Report Calls For $3 Billion Taxpayer Savings
Green Scissors Michigan, a new report by the Institute and Taxpayers for Common Sense, calls for ending ten wasteful and environmentally harmful federal programs in Michigan. If these programs are eliminated, the savings to state and federal taxpayers would be $3 Billion.
Green Scissors Michigan builds a credible case for ending expensive programs that are difficult to justify, and fail to give taxpayers a fair return on their investment.
• The report targets five unneeded new highways that would cost $1.7 Billion, at a time when Michigan's greatest infrastructure need is to repair existing roads.
The highways, including proposed bypasses in Traverse City and Petoskey, would accelerate suburban sprawl, and encourage superstore development that undermines family-owned main street businesses.
• The biggest single savings identified in the report -- $750 million -- would come from ending a costly federal tax credit that has spurred the drilling of thousands of natural gas wells in the northern regions of the Lower Peninsula.
The wells and associated facilities have turned publicly-owned forest lands into a noisy, muddy industrial zone. Meanwhile, the beneficiaries of the tax break -- utilities, drilling firms, and multinational energy companies -- have enjoyed a dramatic appreciation in the value of their businesses, at taxpayer expense.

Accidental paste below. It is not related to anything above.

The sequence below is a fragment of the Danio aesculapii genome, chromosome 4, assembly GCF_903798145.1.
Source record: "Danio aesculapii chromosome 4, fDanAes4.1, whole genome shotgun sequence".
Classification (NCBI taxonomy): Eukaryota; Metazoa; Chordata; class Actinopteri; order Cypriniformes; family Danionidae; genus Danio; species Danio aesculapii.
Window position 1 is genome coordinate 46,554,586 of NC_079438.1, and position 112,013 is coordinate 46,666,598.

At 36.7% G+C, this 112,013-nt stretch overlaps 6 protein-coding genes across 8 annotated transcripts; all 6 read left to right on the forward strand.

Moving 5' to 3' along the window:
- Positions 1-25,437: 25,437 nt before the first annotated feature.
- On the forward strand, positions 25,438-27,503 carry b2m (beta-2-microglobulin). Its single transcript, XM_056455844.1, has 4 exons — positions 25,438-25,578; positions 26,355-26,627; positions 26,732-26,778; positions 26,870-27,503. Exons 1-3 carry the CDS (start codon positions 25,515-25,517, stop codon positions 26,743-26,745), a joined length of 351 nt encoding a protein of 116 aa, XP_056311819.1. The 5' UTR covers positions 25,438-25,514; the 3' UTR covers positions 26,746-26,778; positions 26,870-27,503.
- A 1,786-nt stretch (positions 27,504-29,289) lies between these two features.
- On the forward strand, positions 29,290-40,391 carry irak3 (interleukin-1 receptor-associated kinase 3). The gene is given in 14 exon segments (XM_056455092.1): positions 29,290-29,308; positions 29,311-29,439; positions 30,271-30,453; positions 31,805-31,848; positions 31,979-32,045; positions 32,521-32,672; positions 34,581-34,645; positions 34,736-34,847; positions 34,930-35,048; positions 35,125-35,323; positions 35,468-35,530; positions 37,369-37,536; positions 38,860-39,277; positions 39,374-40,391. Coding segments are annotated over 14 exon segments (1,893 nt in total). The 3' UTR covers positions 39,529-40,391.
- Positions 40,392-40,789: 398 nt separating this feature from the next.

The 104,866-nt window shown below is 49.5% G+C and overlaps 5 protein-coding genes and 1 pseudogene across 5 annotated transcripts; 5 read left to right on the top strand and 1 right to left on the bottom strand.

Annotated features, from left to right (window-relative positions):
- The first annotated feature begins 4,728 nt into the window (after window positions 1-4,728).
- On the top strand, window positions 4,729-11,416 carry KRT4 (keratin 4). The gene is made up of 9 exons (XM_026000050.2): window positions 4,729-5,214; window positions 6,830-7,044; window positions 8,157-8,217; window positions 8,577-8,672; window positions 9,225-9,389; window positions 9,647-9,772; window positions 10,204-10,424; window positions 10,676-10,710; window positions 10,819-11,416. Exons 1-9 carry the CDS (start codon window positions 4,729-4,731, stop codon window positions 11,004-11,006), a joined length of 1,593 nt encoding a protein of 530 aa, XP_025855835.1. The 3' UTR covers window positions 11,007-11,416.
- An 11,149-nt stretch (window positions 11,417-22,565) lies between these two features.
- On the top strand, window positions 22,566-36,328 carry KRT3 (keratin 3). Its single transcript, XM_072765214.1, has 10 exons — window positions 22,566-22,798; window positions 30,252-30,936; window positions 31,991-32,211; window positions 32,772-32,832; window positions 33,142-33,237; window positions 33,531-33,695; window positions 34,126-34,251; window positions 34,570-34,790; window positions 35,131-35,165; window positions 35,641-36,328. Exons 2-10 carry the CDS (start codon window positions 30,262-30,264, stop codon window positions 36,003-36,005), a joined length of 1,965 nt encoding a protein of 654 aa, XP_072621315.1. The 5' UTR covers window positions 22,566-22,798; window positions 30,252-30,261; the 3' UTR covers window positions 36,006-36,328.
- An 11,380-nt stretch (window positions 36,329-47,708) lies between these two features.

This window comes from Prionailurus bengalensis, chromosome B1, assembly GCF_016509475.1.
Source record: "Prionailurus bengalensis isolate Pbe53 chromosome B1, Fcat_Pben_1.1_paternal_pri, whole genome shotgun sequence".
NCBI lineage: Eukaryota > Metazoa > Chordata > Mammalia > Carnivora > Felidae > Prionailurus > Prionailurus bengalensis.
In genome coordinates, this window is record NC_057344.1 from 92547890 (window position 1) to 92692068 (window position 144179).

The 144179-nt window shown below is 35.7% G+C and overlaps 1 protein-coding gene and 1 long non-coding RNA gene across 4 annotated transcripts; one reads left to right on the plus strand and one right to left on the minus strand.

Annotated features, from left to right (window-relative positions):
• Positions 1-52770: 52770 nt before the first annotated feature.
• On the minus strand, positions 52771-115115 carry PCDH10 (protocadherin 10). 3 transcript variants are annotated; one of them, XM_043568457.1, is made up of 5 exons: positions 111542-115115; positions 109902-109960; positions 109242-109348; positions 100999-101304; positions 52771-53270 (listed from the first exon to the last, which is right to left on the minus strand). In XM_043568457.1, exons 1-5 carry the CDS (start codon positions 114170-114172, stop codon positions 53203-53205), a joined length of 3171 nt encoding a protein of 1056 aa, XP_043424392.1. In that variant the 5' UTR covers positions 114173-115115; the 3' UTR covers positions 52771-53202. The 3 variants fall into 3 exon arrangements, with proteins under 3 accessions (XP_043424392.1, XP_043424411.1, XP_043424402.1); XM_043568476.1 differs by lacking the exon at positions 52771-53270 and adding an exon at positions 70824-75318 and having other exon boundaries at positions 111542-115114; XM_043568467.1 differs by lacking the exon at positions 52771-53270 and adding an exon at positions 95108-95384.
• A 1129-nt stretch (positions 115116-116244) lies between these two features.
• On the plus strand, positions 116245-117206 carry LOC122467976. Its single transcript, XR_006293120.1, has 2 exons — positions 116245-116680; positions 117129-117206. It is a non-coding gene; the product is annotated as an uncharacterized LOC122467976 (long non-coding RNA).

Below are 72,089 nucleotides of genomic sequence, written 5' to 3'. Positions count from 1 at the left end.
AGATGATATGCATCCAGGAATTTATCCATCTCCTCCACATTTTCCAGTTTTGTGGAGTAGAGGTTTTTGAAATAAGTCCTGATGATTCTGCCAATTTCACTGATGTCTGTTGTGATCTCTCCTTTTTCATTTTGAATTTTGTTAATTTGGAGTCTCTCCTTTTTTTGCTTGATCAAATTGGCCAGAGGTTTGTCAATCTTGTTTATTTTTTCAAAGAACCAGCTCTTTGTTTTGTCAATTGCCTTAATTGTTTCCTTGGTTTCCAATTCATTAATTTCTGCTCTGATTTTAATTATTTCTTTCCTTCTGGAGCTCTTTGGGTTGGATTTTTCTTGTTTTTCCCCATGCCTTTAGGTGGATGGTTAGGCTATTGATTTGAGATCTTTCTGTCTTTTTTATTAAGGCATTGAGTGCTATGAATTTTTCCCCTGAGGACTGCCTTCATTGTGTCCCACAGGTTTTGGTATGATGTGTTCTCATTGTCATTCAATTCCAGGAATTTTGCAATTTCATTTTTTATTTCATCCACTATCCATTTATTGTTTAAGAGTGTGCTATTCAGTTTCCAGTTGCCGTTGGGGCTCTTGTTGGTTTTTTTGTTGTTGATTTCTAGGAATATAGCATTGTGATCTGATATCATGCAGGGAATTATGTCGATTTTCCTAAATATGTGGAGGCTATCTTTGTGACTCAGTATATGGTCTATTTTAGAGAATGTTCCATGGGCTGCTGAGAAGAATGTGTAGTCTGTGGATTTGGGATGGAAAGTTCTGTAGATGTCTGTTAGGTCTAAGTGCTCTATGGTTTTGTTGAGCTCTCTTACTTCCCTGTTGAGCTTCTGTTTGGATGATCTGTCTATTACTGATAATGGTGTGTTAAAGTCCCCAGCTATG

• The study also recommends deactivating the Navy's Extremely Low Frequency (ELF) transmitters, located in the Upper Peninsula, which are relics of the Cold War.
U.S. Senator Russell Feingold (D-WI) recently said that the transmitters "linger like a blot on our budget." The taxpayer savings: $60 million.
• The National Park Service also comes under scrutiny for planning to waste $5 million by building a new tourist road through the Pictured Rocks National Lakeshore. Citizens and business groups support upgrading a county road instead.
• The study concludes that several unwise subsidies distort the market, create incentives for businesses and individuals to damage the environment, and subject taxpayers to excessive financial liability.
For example, the National Flood Insurance Program encourages building in risky beachfront locations, where storms and the extreme fluctuations in the water levels of the Great Lakes can cause excessive property damage.
The national Green Scissors project has helped to eliminate 11 unneeded federal programs, saving taxpayers approximately $20 Billion.
The project's current national report, Green Scissors '97, proposes cutting 57 federal programs to save $36 Billion. Green Scissors Michigan, funded by a grant from The Joyce Foundation, is the project's first state-specific study.G
Green Scissors Michigan is available at no charge to Institute members, and for $10 to non-members. To obtain a copy, contact the Institute at P.O. Box 228, Benzonia, MI 49616, Tel. 616-882-4723; or David Madland, Taxpayers for Common Sense, 651 Pennsylvania Avenue S.E., Second Floor, Washington, D.C. 20003; Tel. 202-546-8500, ext. 111.